Press tour: Jerry Lewis is cranky for Encore

Early in the session to promote the upcoming Encore documentary “Method to the Madness of Jerry Lewis,” Lewis declared, “I’m the happiest old man you saw in your whole life.”

He then proceeded to spend the next half hour doing a spectacular impression of a much grumpier one.

Asked about the prospect of hosting his final MDA telethon this Labor Day, Lewis disputed that it would be his last, pulling a Brad Falchuk and blaming the news reports: “Do you remember when The New York Times printed ‘Dewey Wins’?” he asked. “Everything you read, read it twice.”

Asked about what a young comedian needs to do to break into the business today, he instead launched into a long monologue about “The Biggest Loser” (“Who gives a s–t?”), “American Idol” (“The kids who are on ‘American Idol,’ they’re all McDonald’s wipeouts… and of course, they’re all playing guitar, which takes the place of music”), the lack of appointment TV (in his day, “We ran home to see (Milton) Berle on a Tuesday night. Now, nobody wants to run home and see anything. They come home and hope there’s something.”), the woes of the movie business (“They put all of their product on the goddamn stupid phone. You’re gonna put ‘Lawrence of Arabia’ on that stupid sonuvabitch? That gets me crazy, pal”), and more. He even objected to the use of pop music to score movie and TV scenes, insisting, “You’re putting this vocal at the top of a film’s big moment, because they don’t want to spend what I spend on an 80-piece orchestra to score it.”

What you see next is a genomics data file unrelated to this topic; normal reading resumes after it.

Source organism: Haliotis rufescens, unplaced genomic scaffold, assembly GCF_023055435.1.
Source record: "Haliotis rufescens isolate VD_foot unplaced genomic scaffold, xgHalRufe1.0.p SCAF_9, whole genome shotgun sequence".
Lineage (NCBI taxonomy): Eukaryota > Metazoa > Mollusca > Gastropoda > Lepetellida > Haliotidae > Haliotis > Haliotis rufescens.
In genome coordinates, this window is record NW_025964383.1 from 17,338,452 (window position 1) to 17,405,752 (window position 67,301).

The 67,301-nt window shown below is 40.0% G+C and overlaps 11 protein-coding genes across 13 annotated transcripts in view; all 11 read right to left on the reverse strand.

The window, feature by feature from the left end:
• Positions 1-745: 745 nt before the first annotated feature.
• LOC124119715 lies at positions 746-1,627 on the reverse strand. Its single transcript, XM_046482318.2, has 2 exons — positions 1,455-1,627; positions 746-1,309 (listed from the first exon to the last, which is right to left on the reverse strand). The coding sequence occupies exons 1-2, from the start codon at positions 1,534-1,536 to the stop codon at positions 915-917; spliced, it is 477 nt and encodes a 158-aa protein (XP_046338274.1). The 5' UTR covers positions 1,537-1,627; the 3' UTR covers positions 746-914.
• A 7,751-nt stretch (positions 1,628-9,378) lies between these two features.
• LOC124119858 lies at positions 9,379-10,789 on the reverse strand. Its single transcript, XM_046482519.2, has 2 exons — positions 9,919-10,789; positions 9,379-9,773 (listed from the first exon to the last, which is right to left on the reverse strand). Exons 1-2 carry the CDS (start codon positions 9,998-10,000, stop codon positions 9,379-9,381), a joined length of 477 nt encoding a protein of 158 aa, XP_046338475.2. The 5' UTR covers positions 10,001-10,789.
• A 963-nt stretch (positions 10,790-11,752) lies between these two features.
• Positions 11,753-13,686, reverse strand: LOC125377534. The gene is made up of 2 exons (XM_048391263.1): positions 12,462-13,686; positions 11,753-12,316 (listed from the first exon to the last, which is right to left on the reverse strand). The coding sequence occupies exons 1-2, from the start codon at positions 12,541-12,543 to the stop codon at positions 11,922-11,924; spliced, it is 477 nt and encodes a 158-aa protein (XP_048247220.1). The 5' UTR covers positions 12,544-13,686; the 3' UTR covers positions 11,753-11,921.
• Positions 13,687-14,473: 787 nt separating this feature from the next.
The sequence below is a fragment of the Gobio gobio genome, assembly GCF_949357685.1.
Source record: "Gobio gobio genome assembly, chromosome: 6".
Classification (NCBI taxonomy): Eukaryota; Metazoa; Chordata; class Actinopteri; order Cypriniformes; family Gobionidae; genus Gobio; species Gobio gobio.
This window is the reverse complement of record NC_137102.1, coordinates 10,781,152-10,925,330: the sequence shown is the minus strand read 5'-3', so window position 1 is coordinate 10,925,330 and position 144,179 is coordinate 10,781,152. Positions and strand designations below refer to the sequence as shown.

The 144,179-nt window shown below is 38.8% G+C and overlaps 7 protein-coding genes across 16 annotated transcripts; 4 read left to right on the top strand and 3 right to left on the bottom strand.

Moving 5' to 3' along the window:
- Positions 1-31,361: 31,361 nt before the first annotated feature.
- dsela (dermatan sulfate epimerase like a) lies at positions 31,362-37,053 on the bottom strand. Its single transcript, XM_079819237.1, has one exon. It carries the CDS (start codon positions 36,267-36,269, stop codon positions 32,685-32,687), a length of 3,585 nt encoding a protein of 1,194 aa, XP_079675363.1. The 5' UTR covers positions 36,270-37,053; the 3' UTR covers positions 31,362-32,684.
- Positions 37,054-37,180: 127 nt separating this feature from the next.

Asked to name his favorite physical comedians today, he of course named Jim Carrey (very influenced by Lewis, but also someone who’s tried as much as possible to move away from his physical comedy roots), and when pressed for more names, mentioned Billy Crystal and Robin Williams because, “They’re veterans. You never saw a young kid just in the business a few months get up and absolutely hypnoitize an audience. You need a veteran for that.”

(Somewhat ironically, one of the comedians paying homage to Lewis in the documentary is Eddie Murphy, who essentially did just that as a 19-year-old “Saturday Night Live” rookie.)

After a while, it seemed like the reporters in the room were just looking for other things for Lewis to complain about. I can’t think of another explanation for why he was asked for his opinion on Facebook, Twitter and other social media.

“I think it’s wonderful for people that enjoy using it,” Lewis said, trying to be positive…

… before that monologue ultimately led to the phrase, “But we’re not going to have human beings in 20 years, that’s all. People are not conversing with people.”

“Am I depressing you folk?” Lewis eventually asked, recognizing how far afield things had gotten. “That wasn’t my purpose, I swear… Old people get crotchety, I’m told. I’m told.”

Finally, a reporter tried to circle back to the telethon question, but Lewis refused to clarify what his situation was, instead saying he’ll hold “an international press conference” the day after the telethon, “And I will have plenty to say about what I think is important, and that’s the future, not the past.”

The session should have been over at that point, but Lewis the old pro apparently realized he should end on a joke, rather than his tense interaction with the reporter asking about the telethon. (At one point, he said his future with the telethon was “none of your business.”) So he told the story of the time he took his daughter for a ride on the New York subway, and a punk in a leather suit with multi-colored, spiked hair caught Lewis staring at him and asked, “What’s the matter, old man? Didn’t you ever do anything extraordinary in your whole life?”

Lewis told him, “Yes, 25 years ago I had sex with a parrot. I thought you were my son!”

Jerry Lewis, ladies and gentlemen. Please, try the veal. (Or, failing that, go watch the amazing “Hearts of Twilight” episode of “Animaniacs.”)